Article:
Bill Withers/Bill Withers
The revolution was/is a bit overwhelming. I’m always playing catch-up. The thing I caught up to this week was Bill Withers’ string of fantastic LPs from the seventies–the hard-to-find ones on Sussex and the more readily available ones on Columbia, all now neatly packaged in a nine-album box set you can pick up for twenty-five bucks on-line.
The box is a beautiful thing. Withers held a unique space which nobody ever bothered to name because nobody else lived in it. If it was soul and country and folk and funk and jazz and supper club pop all rolled into one without the least sign of strain, then “Bill Withers” was the only name it needed.
None of the albums are less than good, but the first two were the most consistently inspired–inspired enough to produce his forever-signature tunes and to garner him a gig at Carnegie Hall which was recorded for a scintillating live LP, the highlight of which was Wither’s “Viet Nam” song (lots of people had one in those days–not many had one this good) “I Can’t Write Left-Handed” about a vet who has had his right arm blown off.
I don’t know if the song lives on any other album. In any case I had not heard it until it caught me on the highway this week. And about half-way through, when it became obvious that the “war-is-harmful-to-children-and-other-living-things” element in Withers’ intro rap was a set-up–that he wasn’t putting gauze on the pain so much as easing into it from one of his patented sly, unique-unto-him angles, the better to draw it out on the other side–I started thinking….“If he goes straight into…”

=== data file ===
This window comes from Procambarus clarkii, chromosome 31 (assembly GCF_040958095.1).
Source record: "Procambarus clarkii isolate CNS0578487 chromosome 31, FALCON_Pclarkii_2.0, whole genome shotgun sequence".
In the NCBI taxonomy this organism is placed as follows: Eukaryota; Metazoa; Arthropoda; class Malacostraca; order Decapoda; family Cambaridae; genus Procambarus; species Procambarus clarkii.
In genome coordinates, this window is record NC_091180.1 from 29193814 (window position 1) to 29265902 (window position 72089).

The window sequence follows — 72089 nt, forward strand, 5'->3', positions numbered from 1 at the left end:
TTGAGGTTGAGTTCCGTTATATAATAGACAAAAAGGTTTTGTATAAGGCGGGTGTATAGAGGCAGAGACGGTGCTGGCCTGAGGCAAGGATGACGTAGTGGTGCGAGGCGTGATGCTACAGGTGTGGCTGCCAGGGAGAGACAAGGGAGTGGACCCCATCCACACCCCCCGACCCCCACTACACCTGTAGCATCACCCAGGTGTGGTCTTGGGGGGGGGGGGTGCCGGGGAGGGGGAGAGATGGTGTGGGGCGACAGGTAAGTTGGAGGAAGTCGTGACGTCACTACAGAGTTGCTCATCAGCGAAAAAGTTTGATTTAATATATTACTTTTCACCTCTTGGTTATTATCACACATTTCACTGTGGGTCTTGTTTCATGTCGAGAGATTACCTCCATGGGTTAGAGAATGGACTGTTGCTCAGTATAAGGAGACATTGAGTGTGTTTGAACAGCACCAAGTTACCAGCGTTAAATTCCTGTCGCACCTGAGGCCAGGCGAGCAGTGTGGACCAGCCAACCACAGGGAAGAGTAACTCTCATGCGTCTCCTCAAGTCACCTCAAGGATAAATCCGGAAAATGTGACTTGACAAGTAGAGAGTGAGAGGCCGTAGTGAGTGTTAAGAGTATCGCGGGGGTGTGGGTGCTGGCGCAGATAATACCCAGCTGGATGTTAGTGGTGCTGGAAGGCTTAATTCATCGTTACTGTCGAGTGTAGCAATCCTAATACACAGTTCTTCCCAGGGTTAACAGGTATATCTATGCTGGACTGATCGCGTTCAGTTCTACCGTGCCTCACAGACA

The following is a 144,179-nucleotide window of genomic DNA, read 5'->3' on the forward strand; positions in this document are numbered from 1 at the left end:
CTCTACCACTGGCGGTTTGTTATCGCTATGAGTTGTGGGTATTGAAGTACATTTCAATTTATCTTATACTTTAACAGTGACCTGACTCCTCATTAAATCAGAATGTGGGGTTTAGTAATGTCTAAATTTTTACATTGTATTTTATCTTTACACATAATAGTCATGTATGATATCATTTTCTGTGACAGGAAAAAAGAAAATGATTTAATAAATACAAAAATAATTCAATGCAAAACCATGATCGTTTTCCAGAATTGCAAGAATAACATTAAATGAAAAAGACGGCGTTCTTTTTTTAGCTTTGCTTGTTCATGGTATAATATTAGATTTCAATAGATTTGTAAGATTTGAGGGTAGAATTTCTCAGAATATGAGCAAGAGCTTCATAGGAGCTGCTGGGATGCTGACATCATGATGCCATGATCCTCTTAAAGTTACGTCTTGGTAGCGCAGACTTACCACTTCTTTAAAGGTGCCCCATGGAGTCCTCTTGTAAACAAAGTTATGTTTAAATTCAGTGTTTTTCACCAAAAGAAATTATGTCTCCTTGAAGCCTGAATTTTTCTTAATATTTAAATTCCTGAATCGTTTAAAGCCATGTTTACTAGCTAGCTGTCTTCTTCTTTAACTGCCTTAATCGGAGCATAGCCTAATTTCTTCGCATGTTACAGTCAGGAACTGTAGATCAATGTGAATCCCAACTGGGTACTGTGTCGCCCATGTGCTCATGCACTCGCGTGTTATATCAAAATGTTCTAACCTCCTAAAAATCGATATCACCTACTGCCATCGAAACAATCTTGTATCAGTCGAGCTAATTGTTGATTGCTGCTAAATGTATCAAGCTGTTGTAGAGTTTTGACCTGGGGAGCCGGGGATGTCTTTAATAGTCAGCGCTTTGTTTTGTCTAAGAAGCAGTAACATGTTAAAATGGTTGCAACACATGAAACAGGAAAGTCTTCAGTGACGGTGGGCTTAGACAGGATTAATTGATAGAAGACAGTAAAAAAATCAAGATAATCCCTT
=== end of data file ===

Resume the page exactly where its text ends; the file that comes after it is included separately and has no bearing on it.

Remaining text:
Well, you don’t need to have been taking junior high chorus in 1972 to know what you want Bill Withers to go straight into when he finishes a funny, edgy, hauntingly matter-of-fact song about a Viet Nam vet who has had his arm blown off.
It wasn’t the first time “Lean On Me” threw a chill on me, but–even knowing it just might be coming–it was the first time it threw me off balance. The first time, I guess, that I heard the doubt in it–the doubt as to whether Bill Withers or anyone else could bear the weight the song asks for.
And ten times as powerful for all that–as if Bill Withers knew there would come a day when having a body part blown off just meant you were a handy means of becoming a poster boy for the miracles of modern medicine and keeping the death toll in these ‘wars” we fight now that the old -devil-Viet-Nam-Syndrome is sure enough licked from reaching a number that might make somebody nervous.
At which point, “I’ll help you carry on” would become an even more necessary last-line-of-defense against cynicism than it was in 1972.
Which is saying something.